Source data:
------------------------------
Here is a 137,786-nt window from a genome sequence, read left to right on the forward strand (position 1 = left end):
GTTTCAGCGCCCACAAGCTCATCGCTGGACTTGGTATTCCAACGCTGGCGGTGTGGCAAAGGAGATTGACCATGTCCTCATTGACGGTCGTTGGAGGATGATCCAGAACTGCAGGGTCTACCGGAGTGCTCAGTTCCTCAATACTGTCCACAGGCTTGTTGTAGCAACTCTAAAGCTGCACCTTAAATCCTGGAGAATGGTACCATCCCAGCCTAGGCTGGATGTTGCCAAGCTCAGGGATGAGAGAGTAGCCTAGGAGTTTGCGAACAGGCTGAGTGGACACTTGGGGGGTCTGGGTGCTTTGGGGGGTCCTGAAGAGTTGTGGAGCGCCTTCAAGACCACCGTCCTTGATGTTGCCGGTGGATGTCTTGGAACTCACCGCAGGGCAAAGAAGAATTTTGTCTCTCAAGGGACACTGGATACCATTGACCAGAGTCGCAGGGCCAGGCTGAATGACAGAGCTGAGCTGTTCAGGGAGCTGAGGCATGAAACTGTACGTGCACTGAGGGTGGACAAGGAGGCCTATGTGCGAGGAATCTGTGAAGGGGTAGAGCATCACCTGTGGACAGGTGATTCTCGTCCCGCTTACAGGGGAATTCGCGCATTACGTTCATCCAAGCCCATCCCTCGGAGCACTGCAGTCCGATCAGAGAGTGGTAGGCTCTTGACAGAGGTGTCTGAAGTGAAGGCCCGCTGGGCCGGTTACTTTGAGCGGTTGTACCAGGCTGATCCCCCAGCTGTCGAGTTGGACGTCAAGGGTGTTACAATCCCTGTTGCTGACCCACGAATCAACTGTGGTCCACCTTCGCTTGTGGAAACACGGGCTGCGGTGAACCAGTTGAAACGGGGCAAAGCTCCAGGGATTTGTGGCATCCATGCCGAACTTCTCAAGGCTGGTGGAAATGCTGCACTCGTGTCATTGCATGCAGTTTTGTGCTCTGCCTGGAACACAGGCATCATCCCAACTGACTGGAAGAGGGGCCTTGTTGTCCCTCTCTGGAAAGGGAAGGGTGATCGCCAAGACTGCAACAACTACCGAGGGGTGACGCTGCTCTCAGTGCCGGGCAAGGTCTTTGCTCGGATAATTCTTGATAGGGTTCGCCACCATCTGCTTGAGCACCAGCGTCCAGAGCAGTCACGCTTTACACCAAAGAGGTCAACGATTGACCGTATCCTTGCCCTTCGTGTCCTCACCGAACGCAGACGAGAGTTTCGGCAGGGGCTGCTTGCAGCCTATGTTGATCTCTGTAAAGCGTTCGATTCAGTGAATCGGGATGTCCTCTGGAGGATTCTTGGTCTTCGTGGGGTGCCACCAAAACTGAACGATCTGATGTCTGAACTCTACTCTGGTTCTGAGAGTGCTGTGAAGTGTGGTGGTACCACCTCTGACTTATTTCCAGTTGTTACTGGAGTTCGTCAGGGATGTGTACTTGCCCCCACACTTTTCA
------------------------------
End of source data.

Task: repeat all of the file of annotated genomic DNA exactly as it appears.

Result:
Here is a 137,786-nt window from a genome sequence, read left to right on the forward strand (position 1 = left end):
GTTTCAGCGCCCACAAGCTCATCGCTGGACTTGGTATTCCAACGCTGGCGGTGTGGCAAAGGAGATTGACCATGTCCTCATTGACGGTCGTTGGAGGATGATCCAGAACTGCAGGGTCTACCGGAGTGCTCAGTTCCTCAATACTGTCCACAGGCTTGTTGTAGCAACTCTAAAGCTGCACCTTAAATCCTGGAGAATGGTACCATCCCAGCCTAGGCTGGATGTTGCCAAGCTCAGGGATGAGAGAGTAGCCTAGGAGTTTGCGAACAGGCTGAGTGGACACTTGGGGGGTCTGGGTGCTTTGGGGGGTCCTGAAGAGTTGTGGAGCGCCTTCAAGACCACCGTCCTTGATGTTGCCGGTGGATGTCTTGGAACTCACCGCAGGGCAAAGAAGAATTTTGTCTCTCAAGGGACACTGGATACCATTGACCAGAGTCGCAGGGCCAGGCTGAATGACAGAGCTGAGCTGTTCAGGGAGCTGAGGCATGAAACTGTACGTGCACTGAGGGTGGACAAGGAGGCCTATGTGCGAGGAATCTGTGAAGGGGTAGAGCATCACCTGTGGACAGGTGATTCTCGTCCCGCTTACAGGGGAATTCGCGCATTACGTTCATCCAAGCCCATCCCTCGGAGCACTGCAGTCCGATCAGAGAGTGGTAGGCTCTTGACAGAGGTGTCTGAAGTGAAGGCCCGCTGGGCCGGTTACTTTGAGCGGTTGTACCAGGCTGATCCCCCAGCTGTCGAGTTGGACGTCAAGGGTGTTACAATCCCTGTTGCTGACCCACGAATCAACTGTGGTCCACCTTCGCTTGTGGAAACACGGGCTGCGGTGAACCAGTTGAAACGGGGCAAAGCTCCAGGGATTTGTGGCATCCATGCCGAACTTCTCAAGGCTGGTGGAAATGCTGCACTCGTGTCATTGCATGCAGTTTTGTGCTCTGCCTGGAACACAGGCATCATCCCAACTGACTGGAAGAGGGGCCTTGTTGTCCCTCTCTGGAAAGGGAAGGGTGATCGCCAAGACTGCAACAACTACCGAGGGGTGACGCTGCTCTCAGTGCCGGGCAAGGTCTTTGCTCGGATAATTCTTGATAGGGTTCGCCACCATCTGCTTGAGCACCAGCGTCCAGAGCAGTCACGCTTTACACCAAAGAGGTCAACGATTGACCGTATCCTTGCCCTTCGTGTCCTCACCGAACGCAGACGAGAGTTTCGGCAGGGGCTGCTTGCAGCCTATGTTGATCTCTGTAAAGCGTTCGATTCAGTGAATCGGGATGTCCTCTGGAGGATTCTTGGTCTTCGTGGGGTGCCACCAAAACTGAACGATCTGATGTCTGAACTCTACTCTGGTTCTGAGAGTGCTGTGAAGTGTGGTGGTACCACCTCTGACTTATTTCCAGTTGTTACTGGAGTTCGTCAGGGATGTGTACTTGCCCCCACACTTTTCA